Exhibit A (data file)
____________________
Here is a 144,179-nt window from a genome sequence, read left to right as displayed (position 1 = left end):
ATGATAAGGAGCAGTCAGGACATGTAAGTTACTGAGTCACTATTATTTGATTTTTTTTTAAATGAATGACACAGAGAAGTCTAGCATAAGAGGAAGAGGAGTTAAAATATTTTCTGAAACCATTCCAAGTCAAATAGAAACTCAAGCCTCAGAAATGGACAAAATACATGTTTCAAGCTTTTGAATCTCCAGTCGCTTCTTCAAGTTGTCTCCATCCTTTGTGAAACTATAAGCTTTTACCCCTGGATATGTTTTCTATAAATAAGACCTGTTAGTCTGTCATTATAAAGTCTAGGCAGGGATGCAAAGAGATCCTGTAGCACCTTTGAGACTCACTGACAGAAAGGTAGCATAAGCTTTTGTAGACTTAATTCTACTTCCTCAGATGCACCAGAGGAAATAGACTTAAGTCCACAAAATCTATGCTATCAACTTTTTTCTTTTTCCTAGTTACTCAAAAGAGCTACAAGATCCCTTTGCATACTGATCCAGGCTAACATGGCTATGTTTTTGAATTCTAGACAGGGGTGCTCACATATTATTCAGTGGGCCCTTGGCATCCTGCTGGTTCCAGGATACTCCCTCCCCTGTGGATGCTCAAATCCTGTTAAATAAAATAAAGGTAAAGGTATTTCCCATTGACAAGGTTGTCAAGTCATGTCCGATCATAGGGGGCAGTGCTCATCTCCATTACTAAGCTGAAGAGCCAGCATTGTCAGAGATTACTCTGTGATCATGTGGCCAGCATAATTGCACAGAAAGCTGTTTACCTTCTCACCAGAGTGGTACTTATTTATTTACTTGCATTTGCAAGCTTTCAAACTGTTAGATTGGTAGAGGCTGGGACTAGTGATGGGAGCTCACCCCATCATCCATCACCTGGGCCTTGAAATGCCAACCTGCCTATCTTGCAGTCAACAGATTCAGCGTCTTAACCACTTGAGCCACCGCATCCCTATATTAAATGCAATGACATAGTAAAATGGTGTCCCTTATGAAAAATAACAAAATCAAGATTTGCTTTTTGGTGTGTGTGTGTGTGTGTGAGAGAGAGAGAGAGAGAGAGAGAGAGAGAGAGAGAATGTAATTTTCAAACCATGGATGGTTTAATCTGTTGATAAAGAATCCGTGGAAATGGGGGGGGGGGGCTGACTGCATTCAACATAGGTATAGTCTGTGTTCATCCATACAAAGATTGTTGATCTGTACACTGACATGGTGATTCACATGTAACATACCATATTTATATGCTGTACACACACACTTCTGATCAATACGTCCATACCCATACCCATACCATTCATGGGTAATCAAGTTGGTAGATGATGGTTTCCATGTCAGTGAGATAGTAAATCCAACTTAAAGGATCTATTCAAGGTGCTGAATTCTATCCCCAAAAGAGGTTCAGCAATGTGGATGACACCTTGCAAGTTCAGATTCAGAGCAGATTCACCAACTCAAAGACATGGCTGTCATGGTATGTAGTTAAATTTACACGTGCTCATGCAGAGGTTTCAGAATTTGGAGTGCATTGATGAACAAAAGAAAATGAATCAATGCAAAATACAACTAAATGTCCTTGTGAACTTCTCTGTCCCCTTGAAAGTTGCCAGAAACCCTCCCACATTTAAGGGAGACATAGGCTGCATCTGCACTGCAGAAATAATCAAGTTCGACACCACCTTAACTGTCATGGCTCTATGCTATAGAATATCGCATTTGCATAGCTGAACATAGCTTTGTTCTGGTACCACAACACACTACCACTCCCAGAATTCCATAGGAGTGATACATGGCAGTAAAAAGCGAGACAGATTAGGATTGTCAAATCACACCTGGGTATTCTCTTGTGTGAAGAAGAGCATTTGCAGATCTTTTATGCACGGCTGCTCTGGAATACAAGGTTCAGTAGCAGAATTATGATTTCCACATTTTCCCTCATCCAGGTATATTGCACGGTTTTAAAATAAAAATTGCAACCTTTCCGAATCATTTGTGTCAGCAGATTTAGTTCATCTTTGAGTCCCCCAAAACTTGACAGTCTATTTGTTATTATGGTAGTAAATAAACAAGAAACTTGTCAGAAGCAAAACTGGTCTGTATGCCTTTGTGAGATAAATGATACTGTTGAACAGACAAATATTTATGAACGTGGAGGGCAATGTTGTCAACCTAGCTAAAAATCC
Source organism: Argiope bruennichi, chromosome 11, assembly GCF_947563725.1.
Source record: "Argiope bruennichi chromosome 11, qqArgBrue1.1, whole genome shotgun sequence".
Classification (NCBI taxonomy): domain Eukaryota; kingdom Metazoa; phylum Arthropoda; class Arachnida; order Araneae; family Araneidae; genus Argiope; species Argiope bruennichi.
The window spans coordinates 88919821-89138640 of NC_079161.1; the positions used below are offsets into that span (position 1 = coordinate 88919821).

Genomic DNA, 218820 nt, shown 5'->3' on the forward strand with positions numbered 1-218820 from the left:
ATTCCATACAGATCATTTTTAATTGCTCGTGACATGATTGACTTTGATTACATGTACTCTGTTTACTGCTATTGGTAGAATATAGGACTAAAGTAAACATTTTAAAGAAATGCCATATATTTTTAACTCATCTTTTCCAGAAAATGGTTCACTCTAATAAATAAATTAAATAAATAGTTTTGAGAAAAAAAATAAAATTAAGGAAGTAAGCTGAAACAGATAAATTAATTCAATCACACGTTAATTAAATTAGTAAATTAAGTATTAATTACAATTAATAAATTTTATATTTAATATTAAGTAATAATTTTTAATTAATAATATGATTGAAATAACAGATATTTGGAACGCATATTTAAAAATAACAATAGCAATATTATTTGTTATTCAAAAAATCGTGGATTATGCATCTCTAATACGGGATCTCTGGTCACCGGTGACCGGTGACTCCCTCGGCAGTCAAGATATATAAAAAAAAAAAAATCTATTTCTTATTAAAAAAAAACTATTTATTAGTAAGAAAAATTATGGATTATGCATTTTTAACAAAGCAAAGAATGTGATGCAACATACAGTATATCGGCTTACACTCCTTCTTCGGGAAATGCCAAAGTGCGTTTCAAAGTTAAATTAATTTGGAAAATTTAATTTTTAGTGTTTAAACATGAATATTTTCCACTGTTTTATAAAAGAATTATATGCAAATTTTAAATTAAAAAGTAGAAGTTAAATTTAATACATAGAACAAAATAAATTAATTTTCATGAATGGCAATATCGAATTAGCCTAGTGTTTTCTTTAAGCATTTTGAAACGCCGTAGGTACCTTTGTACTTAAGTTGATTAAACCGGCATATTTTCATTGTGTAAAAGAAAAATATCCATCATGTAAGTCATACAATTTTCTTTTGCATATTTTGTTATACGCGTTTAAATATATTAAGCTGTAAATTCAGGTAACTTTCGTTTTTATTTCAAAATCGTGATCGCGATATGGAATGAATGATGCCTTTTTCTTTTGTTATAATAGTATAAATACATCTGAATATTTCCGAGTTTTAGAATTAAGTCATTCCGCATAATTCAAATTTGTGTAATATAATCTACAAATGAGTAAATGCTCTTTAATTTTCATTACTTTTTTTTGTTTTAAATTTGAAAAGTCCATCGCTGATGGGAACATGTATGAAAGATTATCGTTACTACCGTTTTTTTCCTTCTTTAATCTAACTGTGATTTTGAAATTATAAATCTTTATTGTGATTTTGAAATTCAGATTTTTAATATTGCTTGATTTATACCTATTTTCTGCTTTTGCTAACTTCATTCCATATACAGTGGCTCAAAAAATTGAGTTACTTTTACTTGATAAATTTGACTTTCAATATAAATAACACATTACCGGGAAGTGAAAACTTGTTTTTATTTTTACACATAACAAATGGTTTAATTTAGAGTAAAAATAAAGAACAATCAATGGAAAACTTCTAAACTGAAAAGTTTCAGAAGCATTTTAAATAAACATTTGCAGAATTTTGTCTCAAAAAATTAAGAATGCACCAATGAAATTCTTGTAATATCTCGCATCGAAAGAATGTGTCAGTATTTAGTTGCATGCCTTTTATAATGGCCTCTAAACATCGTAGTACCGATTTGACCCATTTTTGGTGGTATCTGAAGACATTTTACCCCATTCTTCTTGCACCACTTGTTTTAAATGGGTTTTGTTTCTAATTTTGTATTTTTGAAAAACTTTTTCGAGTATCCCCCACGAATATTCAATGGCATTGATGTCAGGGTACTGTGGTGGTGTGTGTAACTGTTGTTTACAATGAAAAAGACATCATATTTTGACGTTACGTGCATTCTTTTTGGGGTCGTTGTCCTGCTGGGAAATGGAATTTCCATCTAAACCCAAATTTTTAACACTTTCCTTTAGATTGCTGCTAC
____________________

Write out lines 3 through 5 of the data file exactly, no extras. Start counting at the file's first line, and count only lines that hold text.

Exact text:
Source organism: Argiope bruennichi, chromosome 11, assembly GCF_947563725.1.
Source record: "Argiope bruennichi chromosome 11, qqArgBrue1.1, whole genome shotgun sequence".
Classification (NCBI taxonomy): domain Eukaryota; kingdom Metazoa; phylum Arthropoda; class Arachnida; order Araneae; family Araneidae; genus Argiope; species Argiope bruennichi.